CAPITOL JOURNAL

Education cuts at stake in tax battle

Passage of Gov. Brown's Prop. 30 would spare schools and universities. But a Prop. 38 victory would trigger big reductions.

SACRAMENTO — Let's cut through all the baloney being spread in California's tax brawl and go straight to what's basically at stake.

At stake, at least in the near future, is whether public school funding will be slashed from kindergarten through the universities.

If Gov. Jerry Brown's Proposition 30 passes — and receives more votes than wealthy attorney Molly Munger's Prop. 38 — K-12 schools and community colleges will be spared $5.4 billion in budget cuts. Plus, the two university systems won't be dinged $250 million each.

VOTER GUIDE: 2012 California Propositions

If, however, voters reject Prop. 30 on Nov. 6, those education cuts automatically will be triggered by the current state budget that was enacted in June by the governor and Legislature.

In the unlikely event that Munger's measure passes and prevails over Brown's, the cuts still will be triggered. Her income tax increases — $10 billion annually — wouldn't kick in soon enough to save the schools this academic year.

What would be the practical effect? Probably a shortened school year, by two or three weeks, and increased class sizes. That's for starters. At the universities, tuitions again would rise.

There's a lot of cynicism about this by Prop. 30's anti-tax opponents. If the measure failed, they assert, these trigger cuts surely would be rescinded by the Legislature and governor under pressure from the powerful California Teachers Assn.

I'd like to think so. But that seems improbable.

First, there's no other spending program to cut to make up for anywhere near the $6 billion that would be lost in this budget year if Prop. 30's sales and "soak-the-rich" income taxes were rejected. The big money is in education.

Second, borrowing would be irresponsible. (OK, there is ample precedence for such foolishness in the Capitol.)

Third, it's doubtful the governor and Legislature would do what they should have done in the first place: Raise taxes themselves without going to the voters.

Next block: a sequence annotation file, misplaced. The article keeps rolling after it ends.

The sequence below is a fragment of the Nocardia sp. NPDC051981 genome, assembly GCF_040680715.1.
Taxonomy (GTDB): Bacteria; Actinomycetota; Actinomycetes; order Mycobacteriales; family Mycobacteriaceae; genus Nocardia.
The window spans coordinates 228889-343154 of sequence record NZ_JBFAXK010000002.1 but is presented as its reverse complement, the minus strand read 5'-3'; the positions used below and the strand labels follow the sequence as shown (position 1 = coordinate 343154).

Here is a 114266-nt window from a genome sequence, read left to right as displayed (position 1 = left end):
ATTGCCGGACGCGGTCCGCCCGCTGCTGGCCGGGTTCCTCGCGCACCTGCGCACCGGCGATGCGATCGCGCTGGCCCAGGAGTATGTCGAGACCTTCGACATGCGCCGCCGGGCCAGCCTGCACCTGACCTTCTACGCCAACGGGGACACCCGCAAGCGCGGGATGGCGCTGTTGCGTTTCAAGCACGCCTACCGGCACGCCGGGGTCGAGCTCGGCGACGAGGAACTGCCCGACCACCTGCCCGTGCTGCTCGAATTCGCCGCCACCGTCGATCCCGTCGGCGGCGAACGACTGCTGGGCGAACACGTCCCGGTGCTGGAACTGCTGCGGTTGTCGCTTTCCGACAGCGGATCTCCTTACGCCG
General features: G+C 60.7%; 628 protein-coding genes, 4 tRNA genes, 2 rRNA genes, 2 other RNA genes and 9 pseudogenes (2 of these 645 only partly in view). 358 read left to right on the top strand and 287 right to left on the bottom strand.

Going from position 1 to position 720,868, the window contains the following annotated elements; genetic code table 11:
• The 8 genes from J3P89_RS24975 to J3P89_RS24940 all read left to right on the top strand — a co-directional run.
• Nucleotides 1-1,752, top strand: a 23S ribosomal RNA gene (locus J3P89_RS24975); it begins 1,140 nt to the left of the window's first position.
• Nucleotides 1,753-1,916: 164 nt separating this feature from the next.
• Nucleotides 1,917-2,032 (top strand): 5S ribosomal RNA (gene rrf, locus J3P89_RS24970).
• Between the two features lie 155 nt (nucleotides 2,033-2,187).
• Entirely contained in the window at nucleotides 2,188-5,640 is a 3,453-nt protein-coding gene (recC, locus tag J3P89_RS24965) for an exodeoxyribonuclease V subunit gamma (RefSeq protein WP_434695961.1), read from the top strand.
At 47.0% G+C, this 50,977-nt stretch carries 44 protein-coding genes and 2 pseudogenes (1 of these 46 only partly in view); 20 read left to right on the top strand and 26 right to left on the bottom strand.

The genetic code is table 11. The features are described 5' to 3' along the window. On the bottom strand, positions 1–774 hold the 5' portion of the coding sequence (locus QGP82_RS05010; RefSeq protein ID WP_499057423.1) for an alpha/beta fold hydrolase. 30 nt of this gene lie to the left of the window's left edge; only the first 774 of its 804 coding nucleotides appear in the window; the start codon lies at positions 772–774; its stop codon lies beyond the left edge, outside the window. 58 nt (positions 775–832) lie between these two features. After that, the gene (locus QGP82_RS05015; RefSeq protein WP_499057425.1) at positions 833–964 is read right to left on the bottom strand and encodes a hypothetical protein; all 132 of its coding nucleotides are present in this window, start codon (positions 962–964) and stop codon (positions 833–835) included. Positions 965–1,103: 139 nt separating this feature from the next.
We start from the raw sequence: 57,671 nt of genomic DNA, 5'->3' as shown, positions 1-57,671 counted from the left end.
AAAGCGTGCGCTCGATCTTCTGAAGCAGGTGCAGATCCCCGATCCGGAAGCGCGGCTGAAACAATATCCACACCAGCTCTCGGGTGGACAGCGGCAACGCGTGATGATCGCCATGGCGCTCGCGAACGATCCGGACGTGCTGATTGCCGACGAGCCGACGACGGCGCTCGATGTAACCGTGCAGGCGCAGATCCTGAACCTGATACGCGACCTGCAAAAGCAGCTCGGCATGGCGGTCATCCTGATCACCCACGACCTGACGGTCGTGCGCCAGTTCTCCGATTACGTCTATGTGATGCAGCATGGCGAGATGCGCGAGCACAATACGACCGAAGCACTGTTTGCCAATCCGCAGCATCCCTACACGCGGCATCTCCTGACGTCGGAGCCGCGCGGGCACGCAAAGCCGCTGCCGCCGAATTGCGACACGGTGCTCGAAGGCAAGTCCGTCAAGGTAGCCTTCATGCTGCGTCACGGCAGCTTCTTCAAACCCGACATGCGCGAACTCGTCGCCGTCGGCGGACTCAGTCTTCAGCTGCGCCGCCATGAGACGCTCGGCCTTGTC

There certainly are other revenue sources besides the income and sales taxes. There's the vehicle license fee. An oil severance tax. Tobacco. Liquor. They could close the tax loophole that rewards out-of-state companies for not hiring and building in California if voters refuse to do it with Prop. 39.

But raising taxes would require a two-thirds legislative vote. More problematic, it would necessitate courage and competence — the ability to compromise on a package, say, of taxes and regulatory reform. Therefore don't count on it.

So the pressing issue in this eye-gouging tax fight is whether to whack education funding or to protect it.

But you won't hear that from Brown, let alone Munger.

This governor has been around the track before. He's leery of sounding too threatening, afraid that voters would get their backs up about school kids allegedly being held hostage by the tax-and-spenders in Sacramento.

He's correct, of course. So voters are being denied the truth they don't want to hear.

"Voters always say, 'Don't threaten me, you jerks,'" says Democratic consultant David Townsend, a veteran of many tax campaigns, but not this one. "They think if you're threatening them, you're trying to rip them off."

Brown has read polls and listened to focus groups. He believes his best pitch is to tell voters that the despised Capitol crowd couldn't get its hands on the new tax dollars.

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